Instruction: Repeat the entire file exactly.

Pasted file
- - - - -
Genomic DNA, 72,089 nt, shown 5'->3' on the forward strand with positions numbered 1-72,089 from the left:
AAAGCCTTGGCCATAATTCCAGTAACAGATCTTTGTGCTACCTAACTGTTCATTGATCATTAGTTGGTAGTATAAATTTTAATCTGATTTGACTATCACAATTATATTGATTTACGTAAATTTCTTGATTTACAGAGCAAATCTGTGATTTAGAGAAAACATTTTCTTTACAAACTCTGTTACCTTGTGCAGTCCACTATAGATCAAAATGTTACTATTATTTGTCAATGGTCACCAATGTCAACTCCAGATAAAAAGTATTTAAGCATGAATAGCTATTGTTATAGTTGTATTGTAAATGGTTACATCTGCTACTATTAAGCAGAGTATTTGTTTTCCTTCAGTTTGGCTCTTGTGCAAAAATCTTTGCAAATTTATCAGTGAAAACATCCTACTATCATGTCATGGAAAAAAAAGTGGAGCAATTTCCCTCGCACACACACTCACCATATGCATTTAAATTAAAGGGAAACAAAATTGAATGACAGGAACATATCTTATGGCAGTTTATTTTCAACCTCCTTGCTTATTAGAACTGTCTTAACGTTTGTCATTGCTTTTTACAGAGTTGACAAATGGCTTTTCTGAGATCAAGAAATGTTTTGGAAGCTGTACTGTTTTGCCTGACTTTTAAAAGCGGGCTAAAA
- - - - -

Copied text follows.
Genomic DNA, 72,089 nt, shown 5'->3' on the forward strand with positions numbered 1-72,089 from the left:
AAAGCCTTGGCCATAATTCCAGTAACAGATCTTTGTGCTACCTAACTGTTCATTGATCATTAGTTGGTAGTATAAATTTTAATCTGATTTGACTATCACAATTATATTGATTTACGTAAATTTCTTGATTTACAGAGCAAATCTGTGATTTAGAGAAAACATTTTCTTTACAAACTCTGTTACCTTGTGCAGTCCACTATAGATCAAAATGTTACTATTATTTGTCAATGGTCACCAATGTCAACTCCAGATAAAAAGTATTTAAGCATGAATAGCTATTGTTATAGTTGTATTGTAAATGGTTACATCTGCTACTATTAAGCAGAGTATTTGTTTTCCTTCAGTTTGGCTCTTGTGCAAAAATCTTTGCAAATTTATCAGTGAAAACATCCTACTATCATGTCATGGAAAAAAAAGTGGAGCAATTTCCCTCGCACACACACTCACCATATGCATTTAAATTAAAGGGAAACAAAATTGAATGACAGGAACATATCTTATGGCAGTTTATTTTCAACCTCCTTGCTTATTAGAACTGTCTTAACGTTTGTCATTGCTTTTTACAGAGTTGACAAATGGCTTTTCTGAGATCAAGAAATGTTTTGGAAGCTGTACTGTTTTGCCTGACTTTTAAAAGCGGGCTAAAA